I just gave up on the book. 65% of it consists of a completely arbitrary all-time “ranking” of NBA players. I’m not at all interested in something like that. If he has an original argument as to “why” this player ranks in front of that one, I’ll listen. But if its all just “He’s supertalented” or “he padded his stats and everyone knew it!!”… I have no time for that garbage.

  6. izremler Says:

    The book is amazing not because everything he says is right or even well argued. The joy of the book is the degree to which he understands the difficulty and complexity of having opinions about basketball but loves the game and its history so much he can not stop himself.

    • tywill33 Says:

      I agree with you, but its definitely an acquired taste.

      When he either gets into interesting trivial information (like the footnote about the 1970s Bucks player whom they alleged was on drugs) or when he comments on things that are inherently subjective, he’s either funny or very interesting and he constantly has me nodding in agreement.

      But when he gets into things that aren’t, and then he makes poor arguments and then has the chutzpah to congratulate himself for such a strong argument (“Game, Set, Match!”) I can’t tell you why, but it makes me Hulk angry. That’s probably my hangup, not his.

  7. Book Review: The Book of Basketball by Bill Simmons « Movies, Books, Hip Hop, Reviews Says:

    […] Parts I am a frequent reader of The Courtside Analyst, and TyWill33 (author of the site) made an article of the book. It was all true. Some of the basketball arguments, especially about Bill Russell and Wilt […]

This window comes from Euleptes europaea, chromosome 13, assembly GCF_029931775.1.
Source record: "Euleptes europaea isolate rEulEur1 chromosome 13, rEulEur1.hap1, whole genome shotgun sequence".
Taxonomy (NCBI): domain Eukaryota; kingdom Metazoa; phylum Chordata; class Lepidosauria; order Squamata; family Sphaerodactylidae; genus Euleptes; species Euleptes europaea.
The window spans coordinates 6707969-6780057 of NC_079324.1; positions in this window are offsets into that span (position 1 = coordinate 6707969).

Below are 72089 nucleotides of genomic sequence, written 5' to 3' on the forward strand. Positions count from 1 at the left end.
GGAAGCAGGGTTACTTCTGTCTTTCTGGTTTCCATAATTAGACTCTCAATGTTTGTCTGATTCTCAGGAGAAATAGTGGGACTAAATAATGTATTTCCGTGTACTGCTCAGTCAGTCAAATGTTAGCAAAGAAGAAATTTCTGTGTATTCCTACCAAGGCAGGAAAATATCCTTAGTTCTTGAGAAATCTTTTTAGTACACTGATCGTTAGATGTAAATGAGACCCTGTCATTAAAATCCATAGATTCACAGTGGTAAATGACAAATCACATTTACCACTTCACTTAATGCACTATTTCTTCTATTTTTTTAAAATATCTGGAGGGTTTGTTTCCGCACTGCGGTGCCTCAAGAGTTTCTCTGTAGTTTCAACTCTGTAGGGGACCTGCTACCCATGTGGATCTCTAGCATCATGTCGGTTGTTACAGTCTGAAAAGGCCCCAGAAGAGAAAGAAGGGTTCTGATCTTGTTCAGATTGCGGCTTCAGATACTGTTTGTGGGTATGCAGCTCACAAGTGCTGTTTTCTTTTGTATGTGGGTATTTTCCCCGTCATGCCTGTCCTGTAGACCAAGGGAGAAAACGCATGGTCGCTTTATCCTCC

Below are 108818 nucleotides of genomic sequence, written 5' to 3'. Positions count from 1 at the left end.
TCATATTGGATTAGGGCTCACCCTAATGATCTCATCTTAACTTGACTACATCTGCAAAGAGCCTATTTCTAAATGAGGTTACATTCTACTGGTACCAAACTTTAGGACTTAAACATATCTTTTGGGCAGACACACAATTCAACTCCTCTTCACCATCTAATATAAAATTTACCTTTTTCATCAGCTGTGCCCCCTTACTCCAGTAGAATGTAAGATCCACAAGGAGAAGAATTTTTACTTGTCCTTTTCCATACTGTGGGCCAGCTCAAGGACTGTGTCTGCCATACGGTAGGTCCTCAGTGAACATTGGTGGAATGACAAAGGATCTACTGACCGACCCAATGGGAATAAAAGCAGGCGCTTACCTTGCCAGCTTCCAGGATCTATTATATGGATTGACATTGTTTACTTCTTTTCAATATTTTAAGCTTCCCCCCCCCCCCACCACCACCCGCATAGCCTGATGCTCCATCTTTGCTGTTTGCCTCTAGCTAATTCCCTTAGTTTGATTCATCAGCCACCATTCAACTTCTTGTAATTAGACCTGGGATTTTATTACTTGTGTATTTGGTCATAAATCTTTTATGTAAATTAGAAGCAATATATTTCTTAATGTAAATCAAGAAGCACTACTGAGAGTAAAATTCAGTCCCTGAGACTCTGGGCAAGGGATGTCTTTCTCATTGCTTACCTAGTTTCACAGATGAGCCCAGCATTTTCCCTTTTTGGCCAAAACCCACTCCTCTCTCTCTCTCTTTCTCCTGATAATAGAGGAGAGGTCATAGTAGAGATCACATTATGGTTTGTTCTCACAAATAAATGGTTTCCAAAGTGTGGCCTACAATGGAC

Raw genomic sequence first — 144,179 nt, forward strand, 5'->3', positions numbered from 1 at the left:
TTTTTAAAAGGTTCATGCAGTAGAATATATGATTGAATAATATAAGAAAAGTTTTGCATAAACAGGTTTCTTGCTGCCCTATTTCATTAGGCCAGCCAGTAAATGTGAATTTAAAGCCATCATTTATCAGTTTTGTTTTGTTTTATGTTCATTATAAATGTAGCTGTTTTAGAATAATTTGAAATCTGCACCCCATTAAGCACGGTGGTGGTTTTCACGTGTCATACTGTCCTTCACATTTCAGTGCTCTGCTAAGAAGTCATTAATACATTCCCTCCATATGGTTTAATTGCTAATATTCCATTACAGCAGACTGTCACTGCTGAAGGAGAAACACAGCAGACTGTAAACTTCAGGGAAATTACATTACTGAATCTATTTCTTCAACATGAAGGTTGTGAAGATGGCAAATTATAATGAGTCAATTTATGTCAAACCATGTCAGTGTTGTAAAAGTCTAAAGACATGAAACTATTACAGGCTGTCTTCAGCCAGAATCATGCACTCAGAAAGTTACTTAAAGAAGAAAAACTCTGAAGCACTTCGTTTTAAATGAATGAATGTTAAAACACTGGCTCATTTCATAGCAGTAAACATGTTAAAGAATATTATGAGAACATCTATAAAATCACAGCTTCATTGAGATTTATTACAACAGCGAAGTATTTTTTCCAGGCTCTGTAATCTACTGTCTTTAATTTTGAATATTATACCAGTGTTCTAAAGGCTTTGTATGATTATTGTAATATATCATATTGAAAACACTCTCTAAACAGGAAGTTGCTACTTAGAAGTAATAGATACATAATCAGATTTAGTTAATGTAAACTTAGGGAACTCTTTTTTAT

8. Jake B Says:

    I enjoyed TBOB more than any other basketball book I’ve ever read (although Auerbach/Feinstein’s “Let Me Tell You a Story” and Sam Smith’s “The Jordan Rules” are definitely close), and I understand the point you’re taking.

    However, when reading Russell vs Chamberlain, Simmons is writing about more than statistics, and arguing more than statistics. When you read what he’s writing, about blocking shots or statistics, you have to take into account that Simmons watched hours and hours of available game film to go off of. He had access to the NBA’s video library, and while there’s really no statistical evidence he has to prove, it’s his word and credibility that you have to believe, right? Personally, I believe it. Why? Because it’s his book, and I believe it’s more than a “Boston homer” thing (he even ranks Magic higher than Bird and ranks Kareem number three after bashing him the entire book. Personal opinions aside, he does his job fairly.)

    Also in his argument are contemporaries thoughts on the matter. I’m not sure why these aren’t okay to use in his arguments, but I do think how player’s feel about others plays a HUGE part in deciding who was the “better” player.

    As for the player voting argument: you’re not mentioning that players received bonuses for winning titles and playoff money. That’s how Red Auerbach sold veterans to take less money for the Celtics. “Make less during the regular season, make it up in the playoffs.” The Lakers players KNEW with Chamberlain, they could go to the Finals, win the Finals, and get paid more than they would’ve that season. So them being selfish for monetary reasons is, in my opinion, an invalid argument.

    I know I’m a little late to the posting for this, and it may not be read. I happened to stumble upon it earlier today. I probably won’t check back on here, so my e-mail is jakebangert@ymail.com. I’d love to continue talking about this or any NBA talk if anyone wants.

    Jake